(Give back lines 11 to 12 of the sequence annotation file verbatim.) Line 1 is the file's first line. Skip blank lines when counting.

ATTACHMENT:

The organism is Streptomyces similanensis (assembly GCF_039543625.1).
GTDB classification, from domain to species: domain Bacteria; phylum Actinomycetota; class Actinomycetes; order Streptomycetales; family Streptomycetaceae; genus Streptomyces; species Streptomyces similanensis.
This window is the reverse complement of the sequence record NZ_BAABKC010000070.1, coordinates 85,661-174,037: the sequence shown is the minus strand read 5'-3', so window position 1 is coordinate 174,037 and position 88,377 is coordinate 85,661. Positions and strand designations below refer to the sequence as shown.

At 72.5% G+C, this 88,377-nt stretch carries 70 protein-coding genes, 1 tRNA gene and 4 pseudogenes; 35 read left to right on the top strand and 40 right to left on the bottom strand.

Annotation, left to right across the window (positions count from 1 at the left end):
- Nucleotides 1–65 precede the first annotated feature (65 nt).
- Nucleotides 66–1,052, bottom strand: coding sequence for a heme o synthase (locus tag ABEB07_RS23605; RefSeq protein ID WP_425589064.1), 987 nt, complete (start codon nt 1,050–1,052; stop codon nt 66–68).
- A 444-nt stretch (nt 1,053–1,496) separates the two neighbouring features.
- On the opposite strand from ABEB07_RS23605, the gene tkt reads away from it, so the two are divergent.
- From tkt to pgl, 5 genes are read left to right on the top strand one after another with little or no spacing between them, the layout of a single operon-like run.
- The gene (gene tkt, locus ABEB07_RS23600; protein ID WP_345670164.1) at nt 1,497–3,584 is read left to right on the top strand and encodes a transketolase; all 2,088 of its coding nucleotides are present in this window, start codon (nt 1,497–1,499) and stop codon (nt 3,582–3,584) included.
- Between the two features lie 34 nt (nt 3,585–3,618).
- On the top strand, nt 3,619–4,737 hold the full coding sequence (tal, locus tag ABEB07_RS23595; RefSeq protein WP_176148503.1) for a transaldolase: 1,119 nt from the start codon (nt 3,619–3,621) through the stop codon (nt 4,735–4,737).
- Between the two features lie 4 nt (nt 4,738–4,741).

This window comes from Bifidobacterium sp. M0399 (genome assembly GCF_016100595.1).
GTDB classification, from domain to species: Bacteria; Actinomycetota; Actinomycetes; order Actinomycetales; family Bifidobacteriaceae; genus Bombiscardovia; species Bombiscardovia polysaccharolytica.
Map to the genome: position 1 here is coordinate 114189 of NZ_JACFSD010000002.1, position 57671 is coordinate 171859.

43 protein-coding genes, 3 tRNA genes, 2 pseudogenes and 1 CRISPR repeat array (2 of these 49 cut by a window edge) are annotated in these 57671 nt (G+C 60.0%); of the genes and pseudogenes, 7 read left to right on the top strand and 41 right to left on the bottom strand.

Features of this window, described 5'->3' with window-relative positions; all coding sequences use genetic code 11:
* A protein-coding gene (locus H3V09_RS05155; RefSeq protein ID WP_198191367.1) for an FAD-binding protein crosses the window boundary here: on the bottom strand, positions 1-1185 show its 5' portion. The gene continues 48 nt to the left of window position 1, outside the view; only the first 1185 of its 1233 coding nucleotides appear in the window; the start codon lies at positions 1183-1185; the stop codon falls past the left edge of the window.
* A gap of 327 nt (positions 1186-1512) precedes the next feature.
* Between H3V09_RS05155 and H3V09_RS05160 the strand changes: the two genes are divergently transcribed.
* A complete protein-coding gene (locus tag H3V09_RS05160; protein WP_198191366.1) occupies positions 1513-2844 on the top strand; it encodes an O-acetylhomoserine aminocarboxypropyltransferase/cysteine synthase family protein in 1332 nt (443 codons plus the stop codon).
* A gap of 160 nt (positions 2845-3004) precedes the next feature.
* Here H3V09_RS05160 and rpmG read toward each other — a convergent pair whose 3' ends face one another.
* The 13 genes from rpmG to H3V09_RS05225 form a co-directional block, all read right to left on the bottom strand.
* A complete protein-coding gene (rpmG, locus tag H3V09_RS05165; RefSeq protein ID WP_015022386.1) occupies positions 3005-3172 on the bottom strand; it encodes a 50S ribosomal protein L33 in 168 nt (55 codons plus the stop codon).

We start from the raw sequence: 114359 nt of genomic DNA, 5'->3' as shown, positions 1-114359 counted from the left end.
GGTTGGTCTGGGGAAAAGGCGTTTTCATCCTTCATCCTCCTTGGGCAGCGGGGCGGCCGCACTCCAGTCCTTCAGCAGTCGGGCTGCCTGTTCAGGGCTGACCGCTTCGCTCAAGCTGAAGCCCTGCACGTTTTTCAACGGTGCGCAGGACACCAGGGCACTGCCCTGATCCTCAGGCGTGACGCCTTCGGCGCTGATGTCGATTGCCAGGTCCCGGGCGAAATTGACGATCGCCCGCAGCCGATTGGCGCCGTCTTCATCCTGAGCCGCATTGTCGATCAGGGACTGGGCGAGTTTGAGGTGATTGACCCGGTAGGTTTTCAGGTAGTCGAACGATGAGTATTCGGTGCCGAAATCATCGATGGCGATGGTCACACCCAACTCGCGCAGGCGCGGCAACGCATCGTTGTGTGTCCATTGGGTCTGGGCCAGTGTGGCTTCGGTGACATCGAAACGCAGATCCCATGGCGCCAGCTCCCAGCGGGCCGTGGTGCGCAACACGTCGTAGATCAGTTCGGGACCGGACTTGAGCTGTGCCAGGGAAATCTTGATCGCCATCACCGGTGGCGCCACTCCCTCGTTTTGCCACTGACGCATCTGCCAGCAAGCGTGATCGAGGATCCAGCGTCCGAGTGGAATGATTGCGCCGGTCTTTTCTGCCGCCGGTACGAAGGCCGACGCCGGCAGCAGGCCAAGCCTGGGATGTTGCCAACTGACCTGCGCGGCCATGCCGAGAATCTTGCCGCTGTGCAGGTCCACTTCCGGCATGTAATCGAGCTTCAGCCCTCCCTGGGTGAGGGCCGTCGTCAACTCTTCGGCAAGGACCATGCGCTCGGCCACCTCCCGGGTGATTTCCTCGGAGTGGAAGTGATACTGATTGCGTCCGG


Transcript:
- The gene (gene tkt, locus ABEB07_RS23600; protein ID WP_345670164.1) at nt 1,497–3,584 is read left to right on the top strand and encodes a transketolase; all 2,088 of its coding nucleotides are present in this window, start codon (nt 1,497–1,499) and stop codon (nt 3,582–3,584) included.
- Between the two features lie 34 nt (nt 3,585–3,618).